My Granny was a very shrewd old lady,
The smartest woman that I ever met.
She used to say, Now listen to me, Sadie,
There’s one thing that you never must forget.
Never go walking out without your hat pin.
The law won’t let you carry more than that.
For if you go walking out without your hat pin,
You may lose your head as well as lose your hat.
Never go walking out without your hat pin.
Not even to some very classy joints.
For when a fellow sees you’ve got a hat pin
He’s very much more apt to get the point.
Men generally loathed these hats, and the pins that held them in place. They were cumbersome, and impossible to see over in crowds or theaters, churches, concerts, or any other place of entertainment. Even under innocent circumstances people were at risk. In crowds, cheeks were scratched, eyes narrowly avoided gouging, and the tiniest of accidental scratches could lead to nasty infections. Even death was not unheard of, whether as a result of blood poisoning, or worse. On February, 1898, Parisian tourist Bartholomew Brandt Brandner was murdered with a hatpin in a Chicago saloon: “a small puncture which began near the corner of the left eye and expanded far into the interior of the skull.” The details of the scuffle died with him.
Something had to be done. Churches and theaters began to put up signs instructing people not to wear large hats inside. By 1910, hatpins had become a national, and then international, threat. Lawmakers from Chicago to Kansas City and Hamburg to Paris began to write legislation that limited hatpins’ length or demanded that women put protective sheaths over the ends. In Chicago, women could be fined $50 for wearing hatpins more than nine inches long. Similar ordinances were passed everywhere from Milwaukee to Pittsburgh to New Orleans.
But the laws were somewhat ineffectual. “Even when this was accomplished, the police were said to be too bashful to approach women in the streets to enforce those laws,” writes Segrave. “Men were genuinely trepidatious about taking public transit, as all those protruding hatpins threatened and endangered them.” A 1917 article in the Chicago Day Book, observing that men could get women arrested for their rogue hatpins, instead concluded chivalrously, “Far be it from us to pick on the ladies. Let’s try and see that they all get a seat so they won’t have to swing around on a strap.”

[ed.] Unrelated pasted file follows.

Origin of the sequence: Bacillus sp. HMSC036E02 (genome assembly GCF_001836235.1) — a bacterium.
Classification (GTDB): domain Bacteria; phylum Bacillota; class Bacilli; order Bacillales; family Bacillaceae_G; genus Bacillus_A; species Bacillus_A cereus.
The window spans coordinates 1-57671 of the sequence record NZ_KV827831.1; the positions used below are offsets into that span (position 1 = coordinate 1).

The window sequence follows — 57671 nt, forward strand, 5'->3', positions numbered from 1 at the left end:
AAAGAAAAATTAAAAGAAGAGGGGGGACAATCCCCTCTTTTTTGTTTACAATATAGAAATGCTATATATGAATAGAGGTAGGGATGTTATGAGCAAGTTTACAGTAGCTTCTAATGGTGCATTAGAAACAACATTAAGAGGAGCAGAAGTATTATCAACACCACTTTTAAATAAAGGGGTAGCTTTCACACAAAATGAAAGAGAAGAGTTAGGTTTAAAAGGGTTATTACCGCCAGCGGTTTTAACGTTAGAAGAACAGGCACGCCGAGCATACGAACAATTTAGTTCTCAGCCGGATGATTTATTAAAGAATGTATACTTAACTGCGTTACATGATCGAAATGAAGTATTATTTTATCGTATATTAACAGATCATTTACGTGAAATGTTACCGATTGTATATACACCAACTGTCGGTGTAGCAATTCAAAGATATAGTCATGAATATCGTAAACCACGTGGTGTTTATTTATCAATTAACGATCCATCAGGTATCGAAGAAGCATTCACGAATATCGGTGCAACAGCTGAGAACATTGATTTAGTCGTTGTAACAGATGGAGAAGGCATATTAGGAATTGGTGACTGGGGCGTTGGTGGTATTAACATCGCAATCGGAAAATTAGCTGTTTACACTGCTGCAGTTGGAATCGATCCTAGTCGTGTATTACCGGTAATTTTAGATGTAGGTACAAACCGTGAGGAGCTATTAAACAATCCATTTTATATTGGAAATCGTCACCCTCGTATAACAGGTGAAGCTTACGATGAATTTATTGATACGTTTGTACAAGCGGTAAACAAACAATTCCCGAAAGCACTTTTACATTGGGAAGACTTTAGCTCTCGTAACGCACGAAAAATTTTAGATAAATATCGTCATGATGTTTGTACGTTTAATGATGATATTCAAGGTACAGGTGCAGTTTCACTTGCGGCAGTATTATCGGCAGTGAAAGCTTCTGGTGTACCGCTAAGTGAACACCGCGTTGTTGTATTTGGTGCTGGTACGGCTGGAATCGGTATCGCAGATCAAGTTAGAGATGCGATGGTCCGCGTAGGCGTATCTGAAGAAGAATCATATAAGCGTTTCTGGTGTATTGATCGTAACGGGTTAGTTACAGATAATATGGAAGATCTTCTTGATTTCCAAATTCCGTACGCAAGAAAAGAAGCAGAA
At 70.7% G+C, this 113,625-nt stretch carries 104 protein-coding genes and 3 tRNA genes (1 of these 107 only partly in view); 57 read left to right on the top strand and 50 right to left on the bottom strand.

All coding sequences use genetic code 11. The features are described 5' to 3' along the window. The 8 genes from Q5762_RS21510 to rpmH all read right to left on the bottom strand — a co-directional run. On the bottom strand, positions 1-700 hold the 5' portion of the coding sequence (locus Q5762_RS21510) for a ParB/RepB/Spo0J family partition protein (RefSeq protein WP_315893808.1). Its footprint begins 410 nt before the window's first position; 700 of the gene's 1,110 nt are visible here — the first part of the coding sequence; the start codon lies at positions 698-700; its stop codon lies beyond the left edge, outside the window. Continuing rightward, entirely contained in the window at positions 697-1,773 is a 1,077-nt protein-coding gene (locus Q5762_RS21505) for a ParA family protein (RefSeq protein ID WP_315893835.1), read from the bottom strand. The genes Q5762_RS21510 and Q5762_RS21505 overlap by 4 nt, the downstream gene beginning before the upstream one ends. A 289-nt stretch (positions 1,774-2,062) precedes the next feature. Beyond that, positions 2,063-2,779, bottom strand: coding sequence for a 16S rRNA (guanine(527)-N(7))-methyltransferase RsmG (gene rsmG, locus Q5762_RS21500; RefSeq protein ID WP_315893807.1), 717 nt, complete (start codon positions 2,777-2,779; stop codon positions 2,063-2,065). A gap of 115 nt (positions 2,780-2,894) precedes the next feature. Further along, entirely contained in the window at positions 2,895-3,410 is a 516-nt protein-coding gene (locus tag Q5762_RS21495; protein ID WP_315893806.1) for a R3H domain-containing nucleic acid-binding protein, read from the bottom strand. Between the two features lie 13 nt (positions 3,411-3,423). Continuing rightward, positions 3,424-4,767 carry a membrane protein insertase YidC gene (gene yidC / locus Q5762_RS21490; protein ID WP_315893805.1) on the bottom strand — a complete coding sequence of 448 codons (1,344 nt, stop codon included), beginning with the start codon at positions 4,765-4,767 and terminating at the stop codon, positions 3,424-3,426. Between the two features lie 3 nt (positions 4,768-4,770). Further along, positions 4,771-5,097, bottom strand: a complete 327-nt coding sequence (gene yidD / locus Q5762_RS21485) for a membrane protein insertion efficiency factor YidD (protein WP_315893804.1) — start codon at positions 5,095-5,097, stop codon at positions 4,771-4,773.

Furious women often refused to abide by the laws. In November 1912, 60 women in Sydney, Australia, were arrested and sent to jail over refusing to pay the fines for their overlong hatpins. “They declare that the law prohibiting protruding hatpins is ‘iniquitous and unnecessary legislation’, and they will not submit to it,” wrote the Times. “What is more, if they are kept in jail long, they will starve themselves to death. So there, now!” It is no coincidence that the rise of the hatpin self-defense coincided with the campaign for women’s suffrage: Walking the streets safely began to be seen as a right not to be infringed upon.
For all their utility, the hatpin was most of all an unexpected consequence of the extraordinary hat. Without the headwear, the pins were just weapons. Fashionistas of the time favored hats with real plumage, which led to the slaughter of thousands, even millions, of birds every year. Lobbyists called for an end to this needless killing, lest the birds go extinct. In 1918, the Migratory Bird Treaty Act made it illegal to kill, sell, or transport certain birds and feathers. It was a hatpin through the heart for these millinery miracles. By the 1920s, women were bobbing their hair short and wearing cloches, turbans, tam o’shanters. Hatpins were largely retired—and mashers breathed a skeevy sigh of relief.